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uk.telecom.broadband (UK broadband) (uk.telecom.broadband) Discussion of broadband services, technology and equipment as provided in the UK. Discussions of specific services based on ADSL, cable modems or other broadband technology are also on-topic. Advertising is not allowed.

Strange call from "BT" asking me to turn off my router



 
 
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  #1  
Old December 20th 17, 11:32 AM posted to uk.telecom.broadband
Geoff Clare
external usenet poster
 
Posts: 13
Default Strange call from "BT" asking me to turn off my router


I received a call from an Indian gentleman claiming to be from "BT"
and saying that there had been a problem at the exchange which caused
some damage to the line supplying my internet service. He said they
needed to work on it and asked me to turn off my router. Obviously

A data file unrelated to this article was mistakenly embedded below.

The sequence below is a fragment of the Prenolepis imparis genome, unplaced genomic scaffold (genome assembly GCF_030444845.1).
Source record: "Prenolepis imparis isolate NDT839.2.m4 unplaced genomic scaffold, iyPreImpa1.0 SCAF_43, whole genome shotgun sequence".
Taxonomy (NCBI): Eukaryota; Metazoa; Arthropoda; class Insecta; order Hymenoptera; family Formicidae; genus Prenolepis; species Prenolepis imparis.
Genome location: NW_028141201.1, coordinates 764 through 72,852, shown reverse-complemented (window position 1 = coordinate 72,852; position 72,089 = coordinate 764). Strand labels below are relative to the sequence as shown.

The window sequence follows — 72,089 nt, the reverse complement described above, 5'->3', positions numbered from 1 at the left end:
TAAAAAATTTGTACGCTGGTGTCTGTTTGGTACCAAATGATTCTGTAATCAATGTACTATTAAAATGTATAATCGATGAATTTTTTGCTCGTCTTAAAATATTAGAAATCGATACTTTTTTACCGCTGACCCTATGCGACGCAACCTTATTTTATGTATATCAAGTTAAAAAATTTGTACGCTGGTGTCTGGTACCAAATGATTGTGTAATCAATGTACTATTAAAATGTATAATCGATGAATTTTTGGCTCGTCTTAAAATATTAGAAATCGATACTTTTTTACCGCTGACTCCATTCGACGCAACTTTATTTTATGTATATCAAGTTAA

nonsense since I have FTTC so the "line supplying my internet service"
only goes as far as the cabinet up the road, but I feigned ignorance
and asked him to explain why he needed me to turn off my router.
He said they could see that someone else was using my internet
connection without my authorisation. I said I was the one using it,
to which he replied that someone else was using it as well, which they
could tell because more than one IP address was in use on my line.
Trying not to laugh at the very idea that some "damage" to a line at